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How Much Does it Cost to Renovate?

Here's a short article on just that topic, so you can take the first real step in planning that dream reno within your budget

The thing is, the cost of your renovation depends entirely on what you want, but it needs to be something you can afford. We understand that for our families it can feel a little like a 'chicken & the egg' situation. What should come first?

The designing of your renovation so you can have it priced?


Setting your budget so you can design your renovation to suit?

In our experience it is far safer to decide what you are comfortable spending on your renovation, then make a plan.  

We suggest that you go armed with a firm budget when meeting your architect, then they will have a clear understanding of what can be designed within the budget in order to complete the project. 

This will directly relate to the design you receive in your hands, reflected in: 

  • The size of the renovation, because in this situation, size does matter.
  • The complexity and materials used for the structure - steel or timber? This impacts costs.
  • Manpower: the hours of labour & project management required to complete the project.
  • Council requirements for things like stormwater and drainage, plus zoning considerations.
  • The big-ticket items and their materials: cladding, foundations, roofing and flooring.

There are so many decisions to be made and matters to consider in the early design stages which will majorly affect the cost to complete your renovation project.

Lucky as we are to bring so many renovation dreams from concept to reality, we hate to think of the number of projects that don't ever reach the stage of a spade in the ground. Often, it’s because they were created with the approach of  'this is what we want' with no end dollar amount placed on it. So, please consider this.

Everybody has an amount that they are happy to spend on their renovation, and it is determined mostly by their own “why” and their personal situation.  Said amount will be different for everybody. Here are some common factors that we think our customers are smart to think about when setting their budgets:

  • The current value of the property.
  • How much they can comfortably borrow and service.
  • How much money they have saved and available.
  • Whether the improvements will add value - and if so, how much?
  • The possibility of future-proofing the investment with a rental return.
  • Creating more space for a blended family and joining incomes.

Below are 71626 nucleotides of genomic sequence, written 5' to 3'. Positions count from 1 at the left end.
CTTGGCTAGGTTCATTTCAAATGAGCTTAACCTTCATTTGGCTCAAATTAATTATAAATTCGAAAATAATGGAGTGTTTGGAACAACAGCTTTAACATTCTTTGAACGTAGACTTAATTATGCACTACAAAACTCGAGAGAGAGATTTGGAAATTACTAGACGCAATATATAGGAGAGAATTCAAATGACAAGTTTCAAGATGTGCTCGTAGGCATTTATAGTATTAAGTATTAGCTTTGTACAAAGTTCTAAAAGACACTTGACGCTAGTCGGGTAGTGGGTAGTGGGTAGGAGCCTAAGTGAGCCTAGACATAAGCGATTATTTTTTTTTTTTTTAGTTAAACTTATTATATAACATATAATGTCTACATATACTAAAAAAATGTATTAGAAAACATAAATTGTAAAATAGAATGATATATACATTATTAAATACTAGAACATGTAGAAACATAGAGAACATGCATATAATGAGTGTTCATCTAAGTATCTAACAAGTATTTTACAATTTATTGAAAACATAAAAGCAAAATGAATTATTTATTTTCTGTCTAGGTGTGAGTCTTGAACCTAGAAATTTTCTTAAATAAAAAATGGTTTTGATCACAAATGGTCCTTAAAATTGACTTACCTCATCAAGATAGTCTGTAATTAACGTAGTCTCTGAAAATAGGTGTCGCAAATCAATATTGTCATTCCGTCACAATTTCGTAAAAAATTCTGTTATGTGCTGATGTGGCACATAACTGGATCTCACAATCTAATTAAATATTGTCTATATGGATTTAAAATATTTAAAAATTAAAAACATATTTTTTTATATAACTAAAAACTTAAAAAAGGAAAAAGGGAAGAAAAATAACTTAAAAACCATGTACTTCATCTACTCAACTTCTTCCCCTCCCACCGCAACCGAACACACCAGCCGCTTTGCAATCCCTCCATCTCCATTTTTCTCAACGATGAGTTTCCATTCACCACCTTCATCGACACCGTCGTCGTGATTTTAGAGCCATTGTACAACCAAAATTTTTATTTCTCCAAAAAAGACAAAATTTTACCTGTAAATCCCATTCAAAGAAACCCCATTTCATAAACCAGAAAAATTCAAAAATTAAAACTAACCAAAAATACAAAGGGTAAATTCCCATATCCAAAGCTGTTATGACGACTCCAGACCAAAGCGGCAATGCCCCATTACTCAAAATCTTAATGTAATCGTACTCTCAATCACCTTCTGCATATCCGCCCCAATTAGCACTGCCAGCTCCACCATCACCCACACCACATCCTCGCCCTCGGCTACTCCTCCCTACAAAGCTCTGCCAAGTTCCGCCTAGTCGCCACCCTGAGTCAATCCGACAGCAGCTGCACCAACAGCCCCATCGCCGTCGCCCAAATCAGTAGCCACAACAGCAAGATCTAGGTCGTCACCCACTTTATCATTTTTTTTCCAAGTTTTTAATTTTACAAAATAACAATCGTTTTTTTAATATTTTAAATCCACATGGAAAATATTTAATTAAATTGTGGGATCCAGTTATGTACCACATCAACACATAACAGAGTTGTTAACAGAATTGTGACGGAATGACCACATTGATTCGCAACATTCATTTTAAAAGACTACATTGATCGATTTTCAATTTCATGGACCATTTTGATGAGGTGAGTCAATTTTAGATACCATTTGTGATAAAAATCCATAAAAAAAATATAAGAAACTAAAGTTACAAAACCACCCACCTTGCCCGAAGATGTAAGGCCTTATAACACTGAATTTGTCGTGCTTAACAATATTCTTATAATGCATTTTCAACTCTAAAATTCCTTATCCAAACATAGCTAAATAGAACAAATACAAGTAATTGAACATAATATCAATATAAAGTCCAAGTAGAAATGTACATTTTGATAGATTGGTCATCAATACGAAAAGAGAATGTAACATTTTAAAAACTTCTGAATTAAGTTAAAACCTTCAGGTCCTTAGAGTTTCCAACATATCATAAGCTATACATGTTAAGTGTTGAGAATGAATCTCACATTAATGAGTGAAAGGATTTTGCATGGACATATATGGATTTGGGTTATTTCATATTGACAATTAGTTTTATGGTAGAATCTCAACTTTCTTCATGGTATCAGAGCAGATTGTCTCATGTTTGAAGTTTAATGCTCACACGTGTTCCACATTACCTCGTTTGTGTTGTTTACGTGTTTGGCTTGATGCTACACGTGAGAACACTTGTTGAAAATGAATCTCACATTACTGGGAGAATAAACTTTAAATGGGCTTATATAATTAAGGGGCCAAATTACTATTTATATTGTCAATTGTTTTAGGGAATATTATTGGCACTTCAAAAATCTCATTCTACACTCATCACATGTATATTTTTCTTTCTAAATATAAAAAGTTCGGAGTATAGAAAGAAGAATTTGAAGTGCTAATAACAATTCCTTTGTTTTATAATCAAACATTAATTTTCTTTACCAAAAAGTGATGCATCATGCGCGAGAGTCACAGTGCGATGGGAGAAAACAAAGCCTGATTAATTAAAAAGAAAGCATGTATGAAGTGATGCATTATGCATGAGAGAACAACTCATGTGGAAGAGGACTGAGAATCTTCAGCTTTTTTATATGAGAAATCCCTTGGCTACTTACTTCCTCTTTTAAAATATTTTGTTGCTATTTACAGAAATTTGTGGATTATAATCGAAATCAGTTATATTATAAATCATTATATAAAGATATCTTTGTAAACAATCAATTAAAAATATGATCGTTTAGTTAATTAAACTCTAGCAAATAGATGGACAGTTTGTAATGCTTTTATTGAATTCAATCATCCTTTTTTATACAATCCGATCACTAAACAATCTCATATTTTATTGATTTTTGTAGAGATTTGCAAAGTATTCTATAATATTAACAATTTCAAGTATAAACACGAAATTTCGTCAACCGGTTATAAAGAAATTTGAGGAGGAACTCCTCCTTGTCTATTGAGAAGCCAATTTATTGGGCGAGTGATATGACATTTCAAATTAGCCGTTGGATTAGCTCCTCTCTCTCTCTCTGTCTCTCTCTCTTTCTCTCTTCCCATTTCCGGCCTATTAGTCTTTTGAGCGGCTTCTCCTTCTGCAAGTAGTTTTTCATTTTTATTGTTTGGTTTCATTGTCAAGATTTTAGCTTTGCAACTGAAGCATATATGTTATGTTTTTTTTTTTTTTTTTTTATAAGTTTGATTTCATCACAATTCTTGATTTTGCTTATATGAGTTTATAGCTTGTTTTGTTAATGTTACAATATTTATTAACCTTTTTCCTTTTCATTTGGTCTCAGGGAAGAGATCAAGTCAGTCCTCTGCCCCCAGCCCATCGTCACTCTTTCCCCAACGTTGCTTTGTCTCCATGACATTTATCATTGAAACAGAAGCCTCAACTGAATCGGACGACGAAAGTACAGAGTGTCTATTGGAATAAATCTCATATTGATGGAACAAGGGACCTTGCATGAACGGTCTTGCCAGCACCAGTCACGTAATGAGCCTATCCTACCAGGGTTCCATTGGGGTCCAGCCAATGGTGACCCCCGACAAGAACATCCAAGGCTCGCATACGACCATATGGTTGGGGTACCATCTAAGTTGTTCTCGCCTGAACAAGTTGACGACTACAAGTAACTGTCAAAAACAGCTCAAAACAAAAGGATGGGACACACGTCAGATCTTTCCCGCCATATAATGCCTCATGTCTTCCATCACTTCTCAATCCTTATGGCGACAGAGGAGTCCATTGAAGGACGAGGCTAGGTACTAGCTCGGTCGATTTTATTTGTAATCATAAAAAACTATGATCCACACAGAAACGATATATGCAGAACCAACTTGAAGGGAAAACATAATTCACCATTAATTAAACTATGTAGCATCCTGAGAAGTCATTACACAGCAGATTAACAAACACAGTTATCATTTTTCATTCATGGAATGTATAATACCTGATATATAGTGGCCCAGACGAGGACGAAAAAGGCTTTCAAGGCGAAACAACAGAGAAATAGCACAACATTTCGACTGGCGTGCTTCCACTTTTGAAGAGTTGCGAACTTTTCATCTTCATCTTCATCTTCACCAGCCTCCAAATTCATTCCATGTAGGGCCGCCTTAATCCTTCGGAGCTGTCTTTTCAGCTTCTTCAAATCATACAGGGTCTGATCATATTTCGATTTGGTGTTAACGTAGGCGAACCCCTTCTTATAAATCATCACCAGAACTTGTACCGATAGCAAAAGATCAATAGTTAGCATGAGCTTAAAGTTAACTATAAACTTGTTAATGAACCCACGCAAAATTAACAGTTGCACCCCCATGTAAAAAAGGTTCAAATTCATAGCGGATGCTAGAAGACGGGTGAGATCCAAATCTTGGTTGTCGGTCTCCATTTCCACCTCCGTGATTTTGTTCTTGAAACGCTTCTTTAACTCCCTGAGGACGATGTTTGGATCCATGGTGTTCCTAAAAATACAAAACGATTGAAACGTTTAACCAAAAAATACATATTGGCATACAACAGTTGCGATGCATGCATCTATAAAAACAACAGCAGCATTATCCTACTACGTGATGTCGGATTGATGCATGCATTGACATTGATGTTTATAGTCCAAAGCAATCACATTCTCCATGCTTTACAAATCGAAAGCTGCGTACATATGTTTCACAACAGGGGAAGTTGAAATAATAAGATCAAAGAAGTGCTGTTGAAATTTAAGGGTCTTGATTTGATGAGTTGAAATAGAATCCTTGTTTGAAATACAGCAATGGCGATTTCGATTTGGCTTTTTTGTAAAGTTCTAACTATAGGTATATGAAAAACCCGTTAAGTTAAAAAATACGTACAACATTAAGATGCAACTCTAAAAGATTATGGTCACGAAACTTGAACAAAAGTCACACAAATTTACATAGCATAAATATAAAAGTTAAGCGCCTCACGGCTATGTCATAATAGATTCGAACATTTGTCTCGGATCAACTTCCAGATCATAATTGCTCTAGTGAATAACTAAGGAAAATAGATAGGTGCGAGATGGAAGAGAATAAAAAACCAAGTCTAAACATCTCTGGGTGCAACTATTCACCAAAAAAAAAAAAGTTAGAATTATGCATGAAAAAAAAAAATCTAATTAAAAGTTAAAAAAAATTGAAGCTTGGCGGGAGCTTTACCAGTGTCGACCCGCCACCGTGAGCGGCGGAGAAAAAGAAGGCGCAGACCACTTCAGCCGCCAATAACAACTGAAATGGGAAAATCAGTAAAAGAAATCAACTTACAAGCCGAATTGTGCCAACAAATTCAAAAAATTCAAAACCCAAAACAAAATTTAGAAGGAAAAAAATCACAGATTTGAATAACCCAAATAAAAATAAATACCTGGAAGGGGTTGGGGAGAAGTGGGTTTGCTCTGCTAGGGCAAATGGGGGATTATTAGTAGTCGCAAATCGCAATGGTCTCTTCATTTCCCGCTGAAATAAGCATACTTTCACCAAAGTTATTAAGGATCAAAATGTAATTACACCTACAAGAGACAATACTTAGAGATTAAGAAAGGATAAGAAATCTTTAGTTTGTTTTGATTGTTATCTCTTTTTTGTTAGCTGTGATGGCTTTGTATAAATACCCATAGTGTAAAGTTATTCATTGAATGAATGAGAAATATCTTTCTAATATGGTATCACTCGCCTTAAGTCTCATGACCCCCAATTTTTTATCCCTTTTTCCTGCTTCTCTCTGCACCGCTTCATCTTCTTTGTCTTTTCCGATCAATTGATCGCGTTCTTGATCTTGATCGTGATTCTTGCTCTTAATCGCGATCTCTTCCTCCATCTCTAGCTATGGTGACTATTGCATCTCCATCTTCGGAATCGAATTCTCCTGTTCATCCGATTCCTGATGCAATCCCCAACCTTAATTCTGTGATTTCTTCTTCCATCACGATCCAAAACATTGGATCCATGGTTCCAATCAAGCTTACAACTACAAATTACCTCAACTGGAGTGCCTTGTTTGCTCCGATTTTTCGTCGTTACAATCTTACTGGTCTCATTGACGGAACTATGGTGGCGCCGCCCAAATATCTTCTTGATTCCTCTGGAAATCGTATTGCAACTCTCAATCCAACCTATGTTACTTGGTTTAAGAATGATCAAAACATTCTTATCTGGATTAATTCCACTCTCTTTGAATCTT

• Proximity to learning facilities and amenities, and the possibility of taking on boarders.

After all, is taken into consideration, you should have a budget to state when you are approaching your draftsman/architect and builder.

Your builder will be able to provide ballpark pricing when the plans are council ready.  Once the plans are approved, you would then receive more solid pricing which could be a fixed price contract or a charge up.  Either way, you should have a contingency budget in play with your builder.

What's that for and why would I need it, you may ask?  The contingency budget is a safety net to cover things such as:

  • Any variations to your plans. It's pretty common for clients to change their minds once the renovation starts.
  • Unexpected findings (common in older homes) such as hidden rot in joists or timber structure.
  • Shoddy D.I.Y that has taken place by previous owners and hidden away.
  • Volcanic rock breaking, very common in Central Auckland with such close proximity to Mt Eden, Mt Albert etc.
  • Walls and floors that aren't level, straight or square.
  • Sub-floor joists needing repair or replacement.
  • Outdated and inadequate drainage and stormwater.

We don’t say it to spook you but to prepare you!

There can be any number of unforeseen issues that arise when undertaking a renovation. See our Bungalow and Villa Renovations Guide to find out more about what you could encounter.

The bumps in the road listed above are why we suggest a contingency fund of at least 15% set aside to deal with these challenges. This prevents you from feeling overwhelmed or having to delay or downsize your renovation. Any money left in the contingency fund at the end of the renovation is then a bonus to put against your lending or towards that lush new sofa you had your eye on.